Chinese lanterns, aka Physallis, have beautiful orange cases containing the seed, which in this variety, is like a large bead. However, the beauty is not lost as the colour fades and the intricate structure of the lantern is clearer as it slowly decays.
Canon 1D MkII with Canon 28-70 f2.8L lens at 34mm. ISO 400 1/30 at f9
I photographed this fine fellow years ago in the days of film. It was our first trip to Kenya and the Masai Mara, and what a trip!
He was relaxing in the bush at around 9am, having long finished his breakfast. The sun was playing through the branches and highlighting his fur in gloriously brilliant patches. He was totally unfazed by us as we sat in the jeep watching him in awe for ages. Later, he raised himself, stretched and wandered to plan lunch.
Canon EOS3 with Canon 300 f2.8L lens on Fuji transparency film. Scanned and tweaked in Lightroom.
These amazing insects visit the lavender in the garden at our house during the summer months. They spend their time darting from flower to flower at incredible speed. They don’t settle on the flower but grasp it with two legs, their probosces flick out and back in a fraction of a second and then they are off to the next flower. Capturing their images therefore required a bit of patience and experimentation. I used flash for some, extension tubes and various lenses. Some of the shots remind me of old photos of military aircraft refueling in mid-air.
This one and others are also in the Showcase
Canon 1DMkII with Canon 70-200f2.8L lens at140mm and 25 mm tube; ISO400 f5 1/4000
I’m not sure why, but this shot taken in the Al Mahara restaurant in the Burj Al Arab hotel in Dubai, is the most-viewed all all the shots I’ve posted on Red Bubble – 7313 views to date!
The image shows the centrepiece of the restaurant – a huge aquarium to mesmerise diners. The aquarium is lovingly run by a dedicated team who treat each of the 2500 fish in it and two adjacent aquariums as a friend. At the lower right of the shot, you can see a small shark on the gravel bed. She had just laid a couple of eggs on the coral that were a product of parthenogenesis, a form of asexual reproduction in which females produce eggs that develop without fertilization. This process is very rare among sharks and it is extremely rare for the young sharks, which are invariably female, to survive. Last year the aquarium had one that lived to three months but then died. As soon as he was aware of these new egg cases,the marine biologist in charge of the aquarium called one of his and the cases were retrieved, checked for viability and then kept separately to monitor their development.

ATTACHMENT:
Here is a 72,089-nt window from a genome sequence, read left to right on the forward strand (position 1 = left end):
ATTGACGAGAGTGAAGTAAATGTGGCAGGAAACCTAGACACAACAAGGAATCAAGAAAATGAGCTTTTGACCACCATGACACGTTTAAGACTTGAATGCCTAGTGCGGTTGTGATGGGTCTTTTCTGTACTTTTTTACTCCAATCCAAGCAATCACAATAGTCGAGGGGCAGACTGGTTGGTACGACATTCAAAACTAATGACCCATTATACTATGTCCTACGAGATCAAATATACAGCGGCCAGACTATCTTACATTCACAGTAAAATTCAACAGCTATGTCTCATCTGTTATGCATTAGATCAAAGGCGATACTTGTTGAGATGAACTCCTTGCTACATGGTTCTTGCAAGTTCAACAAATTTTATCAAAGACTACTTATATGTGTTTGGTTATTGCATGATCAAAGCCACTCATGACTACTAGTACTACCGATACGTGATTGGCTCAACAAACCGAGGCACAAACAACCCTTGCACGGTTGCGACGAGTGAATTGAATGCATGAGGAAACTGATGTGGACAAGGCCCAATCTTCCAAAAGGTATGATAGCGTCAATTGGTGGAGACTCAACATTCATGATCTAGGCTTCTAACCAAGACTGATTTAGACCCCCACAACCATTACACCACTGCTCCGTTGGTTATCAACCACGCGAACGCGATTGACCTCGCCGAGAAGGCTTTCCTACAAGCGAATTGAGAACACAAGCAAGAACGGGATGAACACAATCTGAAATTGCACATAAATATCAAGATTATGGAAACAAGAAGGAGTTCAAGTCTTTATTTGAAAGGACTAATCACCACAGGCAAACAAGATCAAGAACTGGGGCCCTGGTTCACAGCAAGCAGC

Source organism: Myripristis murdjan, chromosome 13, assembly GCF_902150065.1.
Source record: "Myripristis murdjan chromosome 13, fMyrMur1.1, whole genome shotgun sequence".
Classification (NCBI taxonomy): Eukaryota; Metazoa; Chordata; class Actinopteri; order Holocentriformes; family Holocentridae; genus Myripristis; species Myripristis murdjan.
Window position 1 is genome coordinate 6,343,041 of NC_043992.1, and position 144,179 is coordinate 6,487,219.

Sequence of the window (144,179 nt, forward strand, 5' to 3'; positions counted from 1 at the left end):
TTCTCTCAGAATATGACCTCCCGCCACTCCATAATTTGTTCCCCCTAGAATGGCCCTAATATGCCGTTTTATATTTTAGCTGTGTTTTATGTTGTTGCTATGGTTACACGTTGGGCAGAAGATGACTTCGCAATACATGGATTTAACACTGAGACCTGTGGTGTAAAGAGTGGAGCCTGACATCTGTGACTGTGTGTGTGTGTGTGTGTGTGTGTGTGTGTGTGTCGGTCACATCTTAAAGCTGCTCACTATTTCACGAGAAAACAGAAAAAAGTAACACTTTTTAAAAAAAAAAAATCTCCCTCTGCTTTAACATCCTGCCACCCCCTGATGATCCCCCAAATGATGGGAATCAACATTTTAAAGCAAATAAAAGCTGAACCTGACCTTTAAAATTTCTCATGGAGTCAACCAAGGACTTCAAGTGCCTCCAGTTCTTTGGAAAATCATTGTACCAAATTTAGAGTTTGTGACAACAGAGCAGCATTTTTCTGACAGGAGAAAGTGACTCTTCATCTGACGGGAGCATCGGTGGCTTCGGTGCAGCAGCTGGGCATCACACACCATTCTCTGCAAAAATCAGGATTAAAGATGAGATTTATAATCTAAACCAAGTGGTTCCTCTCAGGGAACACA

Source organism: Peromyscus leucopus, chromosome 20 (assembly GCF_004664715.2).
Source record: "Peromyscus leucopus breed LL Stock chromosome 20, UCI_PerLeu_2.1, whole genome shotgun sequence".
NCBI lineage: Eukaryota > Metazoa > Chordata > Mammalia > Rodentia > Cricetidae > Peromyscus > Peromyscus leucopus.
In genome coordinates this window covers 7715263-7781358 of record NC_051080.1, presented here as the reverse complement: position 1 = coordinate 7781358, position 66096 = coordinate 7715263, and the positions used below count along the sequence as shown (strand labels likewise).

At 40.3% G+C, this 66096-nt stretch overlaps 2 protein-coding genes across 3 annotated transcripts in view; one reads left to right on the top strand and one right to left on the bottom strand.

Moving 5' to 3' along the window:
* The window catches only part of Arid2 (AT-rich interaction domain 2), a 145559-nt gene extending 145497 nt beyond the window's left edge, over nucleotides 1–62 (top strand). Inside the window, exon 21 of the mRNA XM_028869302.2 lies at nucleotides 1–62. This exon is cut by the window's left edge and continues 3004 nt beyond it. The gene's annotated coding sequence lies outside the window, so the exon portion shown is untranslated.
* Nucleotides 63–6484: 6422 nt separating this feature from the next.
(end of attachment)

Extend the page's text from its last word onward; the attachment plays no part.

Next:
The Burj Al Arab hotel is a seven star – yes seven – establishment that dominates the skyline along the coast of Dubai between the ‘Palm’ islands development and the even more exotic ‘World’ development – the latter still just a series of undeveloped islands of sand at present.
The hotel (burj is ‘tower’ in Arabic) is a magnificently impressive building from the outside. It soars up over 300 metres and is designed to resemble a sail. Inside it is no less impressive and leaves you standing there with your mouth open. If you stay there, you will develop a huge hole where your wallet used to be. All rooms are suites and the most modest of them costs around US$1000 per night. Interestingly, there are people who live there permanently.
There are more shots of the Burj in the Showcase, under ‘buildings’
Canon 40D with Canon 10-22mm EFS lens at 10mm at 28mm; ISO800 f3.5 1/15.
This elegant lady, a female European Mantis (Mantis religiosa), was checking me out with her 10,000 eyes on the terrace of our place in Tuscany a couple of mornings ago while enjoying the October sun.
According to Mr Wikipedia: ‘Originating in southern Europe, the European Mantis was introduced to North America in 1899 on a shipment of nursery plants. Now they are found all over the north-eastern United States and Canada to the Pacific Northwest. The European Mantis is usually 5–7.5 cm (2–3 inches) in length, and has shades of bright green to tan. It can be distinguished easily by a black-ringed spot beneath the fore coxae. It is one of several different insects for which a name used within Europe to refer to only a single insect species (in this case, “praying mantis”) has become adopted throughout the globe to refer to the larger group of insects to which that one species belongs (e.g., compare “hornet” to European hornet, or “wasp” to common wasp).
Despite being an introduced species, it is the official state insect of Connecticut.’
Although not visible in this image, the black-ringed spot was there in this insect, confirming the identification.
Canon 40D with Canon 28-70mm L f2.8L lens at 70mm. ISO200 1/250 at f10
Original RAW image cropped and processed in Lightroom
Image taken 4 October 2012
Red squirrels are an endangered species in the UK, their numbers threatened by disease, grey squirrels and habitat loss.
There are still a few places where they are to be found, one of which is the Lake District where this extremely tame fellow lived with a few others in the garden of the house where we were staying.
They all seemed to spend their time collecting nuts from the bird table and burying them around the garden. They certainly had no fear of humans and would join us at the garden table if there was a chance of a nut to be grabbed.
Canon 40D with 10-22mm EFS lens at 22mm; ISO800 1/400 at f4.5